Born in Harlem in 1653, van der Vaart was trained by Thomas Wyck and moved to England in 1674 as a painter of still-lifes and small landscapes with figures. He painted draperies for the fashionable portrait painter Willem Wissing from about 1685 to 1687; the finest example of their collaboration is a Portrait of Theresa Stuart, Duchess of Richmond and Lennox (1687; London, National Portrait Gallery). He may also be have been the 'Landervart' who together with Wissing and others, completed many of Lely'’s unfinished studio paintings after his death. After 1713, he established a picture restoration business. He also practised as a mezzotint-engraver, working for the publishers Richard Thompson and Edward Cooper, and is believed to have taught the engraver John Smith. He was buried at St. Paul’s, Cvent Garden in 1727.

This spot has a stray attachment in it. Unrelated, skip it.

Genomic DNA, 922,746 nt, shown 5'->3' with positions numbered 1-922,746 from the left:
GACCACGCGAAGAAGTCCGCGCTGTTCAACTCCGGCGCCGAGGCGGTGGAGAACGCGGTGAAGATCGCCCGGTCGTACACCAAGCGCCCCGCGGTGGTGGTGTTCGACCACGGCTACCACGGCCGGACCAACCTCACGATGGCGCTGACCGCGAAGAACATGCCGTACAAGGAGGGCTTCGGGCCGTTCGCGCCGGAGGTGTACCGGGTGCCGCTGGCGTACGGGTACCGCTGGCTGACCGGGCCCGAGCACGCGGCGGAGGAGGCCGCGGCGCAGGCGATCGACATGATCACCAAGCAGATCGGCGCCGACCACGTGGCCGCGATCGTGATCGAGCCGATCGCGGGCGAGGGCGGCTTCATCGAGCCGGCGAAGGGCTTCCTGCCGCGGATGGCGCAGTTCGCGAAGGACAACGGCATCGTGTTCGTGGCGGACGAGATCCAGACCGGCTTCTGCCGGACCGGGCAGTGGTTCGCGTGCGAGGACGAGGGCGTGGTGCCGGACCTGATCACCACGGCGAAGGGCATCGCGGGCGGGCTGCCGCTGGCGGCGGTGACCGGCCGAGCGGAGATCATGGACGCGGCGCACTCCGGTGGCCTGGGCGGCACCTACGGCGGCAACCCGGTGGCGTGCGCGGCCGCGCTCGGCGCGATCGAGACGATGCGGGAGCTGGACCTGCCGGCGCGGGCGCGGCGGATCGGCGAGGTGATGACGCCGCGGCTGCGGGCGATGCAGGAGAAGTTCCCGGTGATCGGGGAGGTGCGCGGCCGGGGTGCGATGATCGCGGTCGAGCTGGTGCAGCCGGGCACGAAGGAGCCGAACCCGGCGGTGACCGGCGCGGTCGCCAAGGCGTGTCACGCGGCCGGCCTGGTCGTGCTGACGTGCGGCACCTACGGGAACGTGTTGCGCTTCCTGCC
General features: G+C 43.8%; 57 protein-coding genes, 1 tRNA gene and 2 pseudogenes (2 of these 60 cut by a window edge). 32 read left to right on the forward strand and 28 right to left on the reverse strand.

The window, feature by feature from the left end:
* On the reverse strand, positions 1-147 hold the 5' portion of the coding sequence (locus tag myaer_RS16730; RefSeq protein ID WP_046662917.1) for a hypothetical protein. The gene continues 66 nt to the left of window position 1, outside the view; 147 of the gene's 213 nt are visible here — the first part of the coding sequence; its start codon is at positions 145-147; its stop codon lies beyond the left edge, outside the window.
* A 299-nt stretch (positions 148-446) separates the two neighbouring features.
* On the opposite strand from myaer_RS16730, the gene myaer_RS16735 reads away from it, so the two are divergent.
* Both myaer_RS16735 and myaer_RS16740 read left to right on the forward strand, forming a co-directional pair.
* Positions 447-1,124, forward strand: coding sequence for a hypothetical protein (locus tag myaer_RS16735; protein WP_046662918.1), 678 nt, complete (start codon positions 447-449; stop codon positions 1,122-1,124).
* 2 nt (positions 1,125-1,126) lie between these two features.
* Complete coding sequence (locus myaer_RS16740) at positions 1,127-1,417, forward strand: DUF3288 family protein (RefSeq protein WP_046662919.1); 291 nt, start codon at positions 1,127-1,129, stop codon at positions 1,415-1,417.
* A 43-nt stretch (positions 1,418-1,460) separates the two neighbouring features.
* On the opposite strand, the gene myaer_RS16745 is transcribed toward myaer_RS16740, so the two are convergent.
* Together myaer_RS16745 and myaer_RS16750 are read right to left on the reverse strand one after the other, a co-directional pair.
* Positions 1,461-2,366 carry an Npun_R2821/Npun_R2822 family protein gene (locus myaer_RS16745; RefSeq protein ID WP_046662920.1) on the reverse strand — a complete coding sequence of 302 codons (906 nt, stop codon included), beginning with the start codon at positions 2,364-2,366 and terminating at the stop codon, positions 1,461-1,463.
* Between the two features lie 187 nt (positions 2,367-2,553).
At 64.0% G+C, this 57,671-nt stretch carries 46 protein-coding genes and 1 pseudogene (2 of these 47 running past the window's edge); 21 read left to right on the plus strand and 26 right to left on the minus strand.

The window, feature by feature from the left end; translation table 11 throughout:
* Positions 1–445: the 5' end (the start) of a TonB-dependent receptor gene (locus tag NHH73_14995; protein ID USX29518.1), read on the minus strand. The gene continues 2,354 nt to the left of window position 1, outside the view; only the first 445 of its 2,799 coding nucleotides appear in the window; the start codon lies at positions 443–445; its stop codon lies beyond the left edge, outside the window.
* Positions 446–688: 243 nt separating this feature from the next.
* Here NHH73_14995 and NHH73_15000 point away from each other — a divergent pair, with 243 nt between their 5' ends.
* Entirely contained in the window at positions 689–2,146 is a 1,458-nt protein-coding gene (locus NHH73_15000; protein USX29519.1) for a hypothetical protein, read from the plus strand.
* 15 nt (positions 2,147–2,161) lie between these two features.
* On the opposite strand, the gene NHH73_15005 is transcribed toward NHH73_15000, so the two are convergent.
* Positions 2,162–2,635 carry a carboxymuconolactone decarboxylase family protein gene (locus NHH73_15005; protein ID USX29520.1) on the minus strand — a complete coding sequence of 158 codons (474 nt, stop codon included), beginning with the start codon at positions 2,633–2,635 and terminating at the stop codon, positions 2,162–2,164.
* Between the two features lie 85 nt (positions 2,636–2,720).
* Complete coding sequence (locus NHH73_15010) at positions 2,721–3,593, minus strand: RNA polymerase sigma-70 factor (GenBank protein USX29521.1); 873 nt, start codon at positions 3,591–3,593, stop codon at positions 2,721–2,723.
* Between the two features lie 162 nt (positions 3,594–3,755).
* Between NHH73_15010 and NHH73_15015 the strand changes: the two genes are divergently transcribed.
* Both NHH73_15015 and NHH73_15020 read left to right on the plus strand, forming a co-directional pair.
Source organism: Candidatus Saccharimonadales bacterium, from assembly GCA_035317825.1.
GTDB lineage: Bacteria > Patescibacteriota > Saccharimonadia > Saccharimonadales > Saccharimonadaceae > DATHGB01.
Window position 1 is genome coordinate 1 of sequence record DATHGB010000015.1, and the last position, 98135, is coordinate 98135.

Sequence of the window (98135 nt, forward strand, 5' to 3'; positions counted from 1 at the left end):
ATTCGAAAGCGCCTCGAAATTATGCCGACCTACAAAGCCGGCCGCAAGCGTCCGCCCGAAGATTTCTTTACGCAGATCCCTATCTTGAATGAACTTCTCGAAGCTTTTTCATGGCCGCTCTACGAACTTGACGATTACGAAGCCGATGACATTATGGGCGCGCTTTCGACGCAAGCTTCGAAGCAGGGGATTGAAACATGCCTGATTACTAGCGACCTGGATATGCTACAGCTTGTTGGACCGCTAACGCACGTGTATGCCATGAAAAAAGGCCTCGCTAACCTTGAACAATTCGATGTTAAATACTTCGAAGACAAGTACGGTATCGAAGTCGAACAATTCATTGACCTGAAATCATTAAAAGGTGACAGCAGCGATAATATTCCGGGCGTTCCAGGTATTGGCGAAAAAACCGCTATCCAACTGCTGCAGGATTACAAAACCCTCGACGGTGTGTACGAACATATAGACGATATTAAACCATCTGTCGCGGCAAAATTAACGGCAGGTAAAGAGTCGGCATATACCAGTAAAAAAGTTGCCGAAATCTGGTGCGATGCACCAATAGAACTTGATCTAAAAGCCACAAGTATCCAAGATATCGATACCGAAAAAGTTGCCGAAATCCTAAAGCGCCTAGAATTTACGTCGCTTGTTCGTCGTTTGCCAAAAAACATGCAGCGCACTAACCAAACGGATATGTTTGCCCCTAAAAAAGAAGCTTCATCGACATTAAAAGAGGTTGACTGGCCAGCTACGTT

Marshall Smith, author of the The Art of Painting (1692), commented that van der Vaart 'Paints a Face and Posture very well, Landskip, Foul &c. extraordinary fine and is to be Rank’d among the great Masters of the Age' (M.K. Talley, Portrait Painting in England: Studies in the Technical Literature before 1700, Guildford, 1981, pp. 378-9).